To meet the complex nature of service delivery, health systems have created inflated bureaucracies, with numerous administrators and middle managers to manage the system of production. This has led to two parallel sets of workers in a system, often with broken lines of communication. Over time, a distinctively antagonistic relationship has developed between physicians and the bureaucracy that controls them. A hierarchical bureaucracy now controls the daily work of physicians, and management’s power is based on the concentration of decision-making authority and information needed in planning and controlling the system. The oppression of the physician working class is a result of their exclusion from the decision-making process.
author: This last statement is the key ingredient of physician burnout and dissatisfaction.  Early education and training of physicians is to be accountable and in control of their patient's care.  Current and future plans fly in the face of their prime directive, 'do no harm'.
There have been increasing complaints about the concentration of money and power among the managers of health systems, coupled with the increasing tendency to fill the ranks of administrators and hospital CEOs with people lacking clinical background. The official explanation for this trend is that systems are becoming increasingly complex, and that managing the business of health care necessitates control by business minded people. This has created a clear split between administrators vs. doctors and nurses regarding dealing with clinical protocols and procedures.
In this challenging environment, physicians’ identities are increasingly being changed and molded to fit the chain of production. Physicians are described as a collection of FTEs (full-time equivalents). They are referred to as providers or prescribers, and they are increasingly viewed as workers whose job it is to deliver health care to costumers or consumers. The physician-patient relationship is seen as a business transaction between vendors and purchasers. “It is difficult for physicians to take themselves seriously as professionals if patients treat them with the same suspicion as snake oil salesmen.” In this system, the ability to work becomes commodified and sold in the marketplace in 15-minute units., and physicians perceive their work as simply executing the checklists and demands that are coming from their employer. In time, there is a sense that patient consultations are closer to mundane processes in a long production line, rather than a fulfilling system for improved health.
Given the nature of this situation, it is no wonder that so many patient safety and quality improvement initiatives, checklists, and “practice improvement” campaigns fail. They fail because often these campaigns are perceived as external demand, as opposed to something physicians freely choose because they believe in it.” As a result, physicians are increasingly alienated from their work. Decisions regarding who to take care of, when, where, and what therapy should be administered at what cost are increasingly determined by the employer or the insurer – and not the practicing physician. With the quality of the work delivered increasingly determined by process measures that are imposed externally, physicians will eventually be less satisfied by and fulfilled by their work.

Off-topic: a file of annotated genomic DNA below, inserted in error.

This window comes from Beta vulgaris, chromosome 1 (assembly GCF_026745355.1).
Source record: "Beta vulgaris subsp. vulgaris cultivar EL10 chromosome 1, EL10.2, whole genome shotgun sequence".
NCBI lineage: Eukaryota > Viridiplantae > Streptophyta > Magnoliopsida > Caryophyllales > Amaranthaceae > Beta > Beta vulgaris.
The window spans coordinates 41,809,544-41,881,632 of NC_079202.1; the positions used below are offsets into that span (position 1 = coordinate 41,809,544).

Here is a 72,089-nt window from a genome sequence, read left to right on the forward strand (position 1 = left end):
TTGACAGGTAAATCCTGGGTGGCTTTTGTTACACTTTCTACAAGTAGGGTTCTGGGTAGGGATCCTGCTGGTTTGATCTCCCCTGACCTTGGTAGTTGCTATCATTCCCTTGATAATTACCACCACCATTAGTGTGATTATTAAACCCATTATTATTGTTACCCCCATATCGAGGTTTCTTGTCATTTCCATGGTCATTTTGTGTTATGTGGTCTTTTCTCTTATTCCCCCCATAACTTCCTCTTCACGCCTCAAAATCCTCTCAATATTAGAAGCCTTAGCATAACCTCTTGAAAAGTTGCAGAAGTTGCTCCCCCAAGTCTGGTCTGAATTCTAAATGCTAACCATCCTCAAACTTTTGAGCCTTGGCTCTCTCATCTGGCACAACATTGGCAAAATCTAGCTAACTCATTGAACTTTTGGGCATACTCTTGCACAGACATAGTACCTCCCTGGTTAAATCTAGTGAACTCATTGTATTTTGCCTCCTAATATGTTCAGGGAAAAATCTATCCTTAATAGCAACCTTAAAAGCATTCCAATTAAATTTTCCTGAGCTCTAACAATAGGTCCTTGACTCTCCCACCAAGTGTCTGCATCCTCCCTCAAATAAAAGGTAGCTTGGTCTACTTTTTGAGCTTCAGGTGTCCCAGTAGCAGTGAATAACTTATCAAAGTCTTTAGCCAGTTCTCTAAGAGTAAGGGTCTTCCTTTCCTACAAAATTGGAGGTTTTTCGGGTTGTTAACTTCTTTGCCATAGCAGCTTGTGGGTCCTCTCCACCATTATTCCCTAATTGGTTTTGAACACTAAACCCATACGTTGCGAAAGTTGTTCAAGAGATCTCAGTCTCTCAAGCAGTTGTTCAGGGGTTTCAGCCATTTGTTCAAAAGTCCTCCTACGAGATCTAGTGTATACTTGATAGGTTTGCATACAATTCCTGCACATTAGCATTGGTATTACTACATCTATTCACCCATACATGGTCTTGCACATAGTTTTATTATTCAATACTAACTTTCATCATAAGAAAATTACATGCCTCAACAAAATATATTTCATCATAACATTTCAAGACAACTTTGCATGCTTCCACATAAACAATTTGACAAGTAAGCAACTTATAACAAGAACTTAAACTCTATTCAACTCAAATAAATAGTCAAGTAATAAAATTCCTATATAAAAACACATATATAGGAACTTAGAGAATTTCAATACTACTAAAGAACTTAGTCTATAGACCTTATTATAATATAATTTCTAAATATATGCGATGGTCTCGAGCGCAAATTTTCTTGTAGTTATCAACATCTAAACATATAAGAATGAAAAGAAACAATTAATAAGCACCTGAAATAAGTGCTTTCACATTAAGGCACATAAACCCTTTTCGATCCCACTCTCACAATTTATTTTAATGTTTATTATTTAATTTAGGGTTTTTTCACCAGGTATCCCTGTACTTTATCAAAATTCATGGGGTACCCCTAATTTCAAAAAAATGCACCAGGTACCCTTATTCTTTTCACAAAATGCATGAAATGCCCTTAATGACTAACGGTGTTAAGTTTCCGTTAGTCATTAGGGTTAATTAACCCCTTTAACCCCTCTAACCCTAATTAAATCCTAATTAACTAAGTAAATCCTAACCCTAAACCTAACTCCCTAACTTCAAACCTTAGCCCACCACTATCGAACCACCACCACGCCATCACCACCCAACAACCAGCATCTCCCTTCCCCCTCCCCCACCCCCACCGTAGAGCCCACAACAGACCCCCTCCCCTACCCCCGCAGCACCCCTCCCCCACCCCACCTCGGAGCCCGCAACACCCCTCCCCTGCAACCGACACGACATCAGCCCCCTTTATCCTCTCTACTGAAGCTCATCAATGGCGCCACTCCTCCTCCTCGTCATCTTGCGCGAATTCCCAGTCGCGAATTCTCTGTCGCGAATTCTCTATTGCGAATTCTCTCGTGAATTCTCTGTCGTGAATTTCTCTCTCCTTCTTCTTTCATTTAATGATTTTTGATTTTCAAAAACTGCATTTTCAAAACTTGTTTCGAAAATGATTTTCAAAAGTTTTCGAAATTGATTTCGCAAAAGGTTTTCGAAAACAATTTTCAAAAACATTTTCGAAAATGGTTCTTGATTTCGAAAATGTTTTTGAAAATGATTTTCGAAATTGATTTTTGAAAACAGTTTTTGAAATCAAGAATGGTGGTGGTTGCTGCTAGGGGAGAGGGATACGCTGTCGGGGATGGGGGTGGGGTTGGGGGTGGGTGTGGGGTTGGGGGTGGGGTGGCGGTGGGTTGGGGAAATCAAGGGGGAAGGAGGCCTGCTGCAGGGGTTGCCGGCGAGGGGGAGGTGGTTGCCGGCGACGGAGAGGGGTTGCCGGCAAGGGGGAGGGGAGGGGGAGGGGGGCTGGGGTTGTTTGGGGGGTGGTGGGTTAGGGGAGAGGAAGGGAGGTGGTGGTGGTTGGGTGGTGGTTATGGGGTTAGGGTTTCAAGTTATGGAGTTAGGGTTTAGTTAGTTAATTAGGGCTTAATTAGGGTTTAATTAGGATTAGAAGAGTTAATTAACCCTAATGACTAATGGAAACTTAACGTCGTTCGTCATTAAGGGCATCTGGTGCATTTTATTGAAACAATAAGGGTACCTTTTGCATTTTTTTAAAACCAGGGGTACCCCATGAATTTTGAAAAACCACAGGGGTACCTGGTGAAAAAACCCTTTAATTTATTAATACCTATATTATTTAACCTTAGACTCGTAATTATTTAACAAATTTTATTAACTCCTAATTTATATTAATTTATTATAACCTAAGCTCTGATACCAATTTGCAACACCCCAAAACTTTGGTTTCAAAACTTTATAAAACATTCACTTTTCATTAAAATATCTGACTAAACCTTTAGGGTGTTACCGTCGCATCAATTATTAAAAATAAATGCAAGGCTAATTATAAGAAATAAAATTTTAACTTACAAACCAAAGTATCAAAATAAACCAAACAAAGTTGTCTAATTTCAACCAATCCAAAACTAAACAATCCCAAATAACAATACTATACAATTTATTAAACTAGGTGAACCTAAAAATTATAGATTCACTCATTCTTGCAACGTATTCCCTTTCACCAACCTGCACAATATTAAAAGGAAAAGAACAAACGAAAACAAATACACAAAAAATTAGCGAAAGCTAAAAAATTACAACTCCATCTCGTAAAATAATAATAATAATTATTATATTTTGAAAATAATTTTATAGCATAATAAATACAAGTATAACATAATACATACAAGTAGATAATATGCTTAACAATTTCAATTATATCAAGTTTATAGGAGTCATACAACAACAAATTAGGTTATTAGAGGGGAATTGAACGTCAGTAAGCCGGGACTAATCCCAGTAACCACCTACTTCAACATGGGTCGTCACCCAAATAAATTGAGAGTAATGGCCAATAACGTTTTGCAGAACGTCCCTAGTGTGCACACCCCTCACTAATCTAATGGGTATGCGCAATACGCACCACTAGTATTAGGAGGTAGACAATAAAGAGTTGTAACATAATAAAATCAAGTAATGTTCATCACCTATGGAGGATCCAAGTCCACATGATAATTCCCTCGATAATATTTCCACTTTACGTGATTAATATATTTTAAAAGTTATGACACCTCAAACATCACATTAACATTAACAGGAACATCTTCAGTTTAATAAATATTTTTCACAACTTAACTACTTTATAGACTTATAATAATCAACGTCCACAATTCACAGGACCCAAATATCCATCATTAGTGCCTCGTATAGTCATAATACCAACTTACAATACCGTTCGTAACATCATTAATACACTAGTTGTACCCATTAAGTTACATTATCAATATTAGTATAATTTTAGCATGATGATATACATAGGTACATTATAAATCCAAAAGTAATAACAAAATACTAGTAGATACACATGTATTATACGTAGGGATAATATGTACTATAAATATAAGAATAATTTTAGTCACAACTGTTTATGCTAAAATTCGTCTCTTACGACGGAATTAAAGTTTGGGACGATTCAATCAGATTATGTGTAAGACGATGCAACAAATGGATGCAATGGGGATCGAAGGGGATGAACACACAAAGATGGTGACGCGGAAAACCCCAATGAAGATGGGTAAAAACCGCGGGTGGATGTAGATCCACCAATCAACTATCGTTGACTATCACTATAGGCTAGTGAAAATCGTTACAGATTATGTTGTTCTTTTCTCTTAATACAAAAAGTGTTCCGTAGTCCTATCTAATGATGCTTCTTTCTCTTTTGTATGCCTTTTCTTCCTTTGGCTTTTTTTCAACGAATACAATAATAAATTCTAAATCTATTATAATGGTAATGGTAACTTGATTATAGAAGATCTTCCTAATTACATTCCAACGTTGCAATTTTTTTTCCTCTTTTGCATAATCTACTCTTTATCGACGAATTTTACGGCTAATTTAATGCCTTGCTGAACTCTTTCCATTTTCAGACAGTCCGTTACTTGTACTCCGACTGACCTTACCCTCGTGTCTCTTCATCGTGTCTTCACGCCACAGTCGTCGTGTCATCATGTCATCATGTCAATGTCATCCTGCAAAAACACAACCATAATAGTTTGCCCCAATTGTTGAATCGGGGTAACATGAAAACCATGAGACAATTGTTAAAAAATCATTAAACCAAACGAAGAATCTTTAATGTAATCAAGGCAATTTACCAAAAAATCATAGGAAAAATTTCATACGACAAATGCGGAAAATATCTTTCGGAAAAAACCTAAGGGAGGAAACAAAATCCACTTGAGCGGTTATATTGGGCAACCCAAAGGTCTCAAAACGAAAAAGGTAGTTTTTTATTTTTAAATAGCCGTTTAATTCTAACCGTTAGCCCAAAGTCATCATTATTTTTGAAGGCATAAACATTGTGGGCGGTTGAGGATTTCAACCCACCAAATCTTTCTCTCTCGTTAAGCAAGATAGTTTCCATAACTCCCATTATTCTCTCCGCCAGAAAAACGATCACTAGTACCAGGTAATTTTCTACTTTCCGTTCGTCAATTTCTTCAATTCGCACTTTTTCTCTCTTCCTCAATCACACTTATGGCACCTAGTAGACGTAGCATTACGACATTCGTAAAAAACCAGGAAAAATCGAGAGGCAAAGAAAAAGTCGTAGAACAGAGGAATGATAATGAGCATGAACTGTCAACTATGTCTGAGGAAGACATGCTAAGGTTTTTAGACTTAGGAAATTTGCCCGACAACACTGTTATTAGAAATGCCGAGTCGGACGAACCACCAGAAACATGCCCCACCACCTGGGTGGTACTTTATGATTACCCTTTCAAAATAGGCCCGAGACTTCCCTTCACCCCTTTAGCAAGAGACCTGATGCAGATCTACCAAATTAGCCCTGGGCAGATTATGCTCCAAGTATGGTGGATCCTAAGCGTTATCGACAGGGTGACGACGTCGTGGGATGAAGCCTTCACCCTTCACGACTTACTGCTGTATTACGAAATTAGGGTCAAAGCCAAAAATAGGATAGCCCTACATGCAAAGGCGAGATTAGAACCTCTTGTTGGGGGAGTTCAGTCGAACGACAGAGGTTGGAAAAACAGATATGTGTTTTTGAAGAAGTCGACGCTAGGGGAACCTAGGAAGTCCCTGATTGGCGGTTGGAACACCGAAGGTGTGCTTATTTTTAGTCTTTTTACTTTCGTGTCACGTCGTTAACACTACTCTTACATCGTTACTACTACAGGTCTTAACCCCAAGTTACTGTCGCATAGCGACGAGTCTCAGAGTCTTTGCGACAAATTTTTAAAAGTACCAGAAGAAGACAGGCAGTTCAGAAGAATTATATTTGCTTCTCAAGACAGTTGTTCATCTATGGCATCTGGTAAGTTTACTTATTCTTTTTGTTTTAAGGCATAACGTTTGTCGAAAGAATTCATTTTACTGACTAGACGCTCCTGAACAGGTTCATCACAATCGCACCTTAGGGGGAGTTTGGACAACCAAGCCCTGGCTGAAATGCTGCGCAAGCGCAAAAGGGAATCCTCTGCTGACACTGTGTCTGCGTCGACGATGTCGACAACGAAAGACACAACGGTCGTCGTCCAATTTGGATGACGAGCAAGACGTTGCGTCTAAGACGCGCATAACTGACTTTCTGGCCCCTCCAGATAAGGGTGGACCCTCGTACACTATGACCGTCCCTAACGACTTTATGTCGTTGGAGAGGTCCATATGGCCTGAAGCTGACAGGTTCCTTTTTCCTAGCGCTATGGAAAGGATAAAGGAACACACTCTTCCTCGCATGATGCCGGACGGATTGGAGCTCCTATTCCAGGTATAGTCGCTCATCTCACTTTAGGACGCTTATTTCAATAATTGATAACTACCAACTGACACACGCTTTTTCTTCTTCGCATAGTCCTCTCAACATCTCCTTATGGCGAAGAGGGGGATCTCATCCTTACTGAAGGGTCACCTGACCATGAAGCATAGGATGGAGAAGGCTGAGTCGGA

In order to deal with the frustration of physicians, the employer provides two different types of solutions. The first is based in offering R&R, relaxation workshops, and personal growth retreats to offset the negative impact of the alienation caused by the existing unpleasant work environment. The second to ask physicians to do more training. The CME (continuing medical education) industry is growing at a fast pace especially after the introduction of the maintenance of certification (MOC) requirements, which has encountered much resistance from the medical profession.
All of the forgoing suggests that doctors need to identify the problems they face in clear terms, and need to embrace their working class identity. Only then will they be able to identify possible solutions and create a practical plan of action.
Andres Barkil-Oteo is a psychiatrist.

Tuesday, November 22, 2016

Monday, November 21, 2016

The Big Heist – A satirical, follow-the-money film on the destruction from healthcare's status quo… And the coming redemption.

You cannot fix a tire until  you let all the air out.

The Big Heist follows the money to answer these questions.

It's the story of how and why healthcare's financial incentives are wasting trillions of dollars, bringing our country to its knees.
More than this, it's the story of real hope that together we can fix it.
The Big Heist follows the coming redemption, tracking people and organizations across the country and political spectrum that are already fixing it from the ground up.
Through satire and storytelling, The Big Heist will be both entertaining and accessible to everyone.

We've created a system that crushes the very people we trust to provide us care.

  • Physician burnout is at record levels
  • Nurses are expected to perform superhuman feats
  • Social workers and professional caregivers lack resources to bend the demand curve
  • Family members and loved ones face a labyrinth of bureaucracy and opacity

We can do better.

The Big Heist will show how some of us already are.

The Status Quo

As of 2009, the average family spends more than $450/mo on healthcare because of hyper-inflation.

Health 3.0 Future

A single program saved a city more than $200 per employee per month. It has nearly perfect patient satisfaction.

A hotel spends 55% less overall, while it's employees get $15 copays and $0 copays on 90% of prescriptions. Plus, they pay for college for employees and their children.

How did we get here?

Tower of Babel

The Big Heist – A satirical, follow-the-money film on the destruction from healthcare's status quo… And the coming redemption.

Friday, November 18, 2016

So you think Obamacare is a disaster? Here's how California is proving you wrong - LA Times